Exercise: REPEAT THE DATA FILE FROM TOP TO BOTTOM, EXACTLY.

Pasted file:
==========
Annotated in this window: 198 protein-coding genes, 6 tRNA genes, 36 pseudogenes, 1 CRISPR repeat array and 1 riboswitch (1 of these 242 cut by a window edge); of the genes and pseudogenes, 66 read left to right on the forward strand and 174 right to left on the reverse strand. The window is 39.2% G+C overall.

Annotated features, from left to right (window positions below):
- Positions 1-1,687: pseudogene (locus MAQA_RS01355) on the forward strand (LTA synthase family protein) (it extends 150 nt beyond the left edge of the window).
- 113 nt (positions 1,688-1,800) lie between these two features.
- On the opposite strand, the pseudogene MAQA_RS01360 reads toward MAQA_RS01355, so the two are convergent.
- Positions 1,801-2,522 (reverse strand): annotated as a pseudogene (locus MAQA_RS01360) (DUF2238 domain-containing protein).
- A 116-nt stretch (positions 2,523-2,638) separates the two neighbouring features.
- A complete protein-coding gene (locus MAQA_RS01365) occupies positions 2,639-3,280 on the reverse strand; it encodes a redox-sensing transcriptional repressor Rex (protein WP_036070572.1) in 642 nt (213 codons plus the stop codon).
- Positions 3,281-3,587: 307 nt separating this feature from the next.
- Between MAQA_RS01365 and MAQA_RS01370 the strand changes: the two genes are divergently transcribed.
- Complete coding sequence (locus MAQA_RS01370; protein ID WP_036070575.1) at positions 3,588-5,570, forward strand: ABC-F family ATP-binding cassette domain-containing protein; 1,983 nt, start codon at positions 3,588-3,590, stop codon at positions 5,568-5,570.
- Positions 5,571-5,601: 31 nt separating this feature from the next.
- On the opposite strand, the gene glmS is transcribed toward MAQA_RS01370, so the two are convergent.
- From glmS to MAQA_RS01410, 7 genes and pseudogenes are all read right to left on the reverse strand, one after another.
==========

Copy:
Annotated in this window: 198 protein-coding genes, 6 tRNA genes, 36 pseudogenes, 1 CRISPR repeat array and 1 riboswitch (1 of these 242 cut by a window edge); of the genes and pseudogenes, 66 read left to right on the forward strand and 174 right to left on the reverse strand. The window is 39.2% G+C overall.

Annotated features, from left to right (window positions below):
- Positions 1-1,687: pseudogene (locus MAQA_RS01355) on the forward strand (LTA synthase family protein) (it extends 150 nt beyond the left edge of the window).
- 113 nt (positions 1,688-1,800) lie between these two features.
- On the opposite strand, the pseudogene MAQA_RS01360 reads toward MAQA_RS01355, so the two are convergent.
- Positions 1,801-2,522 (reverse strand): annotated as a pseudogene (locus MAQA_RS01360) (DUF2238 domain-containing protein).
- A 116-nt stretch (positions 2,523-2,638) separates the two neighbouring features.
- A complete protein-coding gene (locus MAQA_RS01365) occupies positions 2,639-3,280 on the reverse strand; it encodes a redox-sensing transcriptional repressor Rex (protein WP_036070572.1) in 642 nt (213 codons plus the stop codon).
- Positions 3,281-3,587: 307 nt separating this feature from the next.
- Between MAQA_RS01365 and MAQA_RS01370 the strand changes: the two genes are divergently transcribed.
- Complete coding sequence (locus MAQA_RS01370; protein ID WP_036070575.1) at positions 3,588-5,570, forward strand: ABC-F family ATP-binding cassette domain-containing protein; 1,983 nt, start codon at positions 3,588-3,590, stop codon at positions 5,568-5,570.
- Positions 5,571-5,601: 31 nt separating this feature from the next.
- On the opposite strand, the gene glmS is transcribed toward MAQA_RS01370, so the two are convergent.
- From glmS to MAQA_RS01410, 7 genes and pseudogenes are all read right to left on the reverse strand, one after another.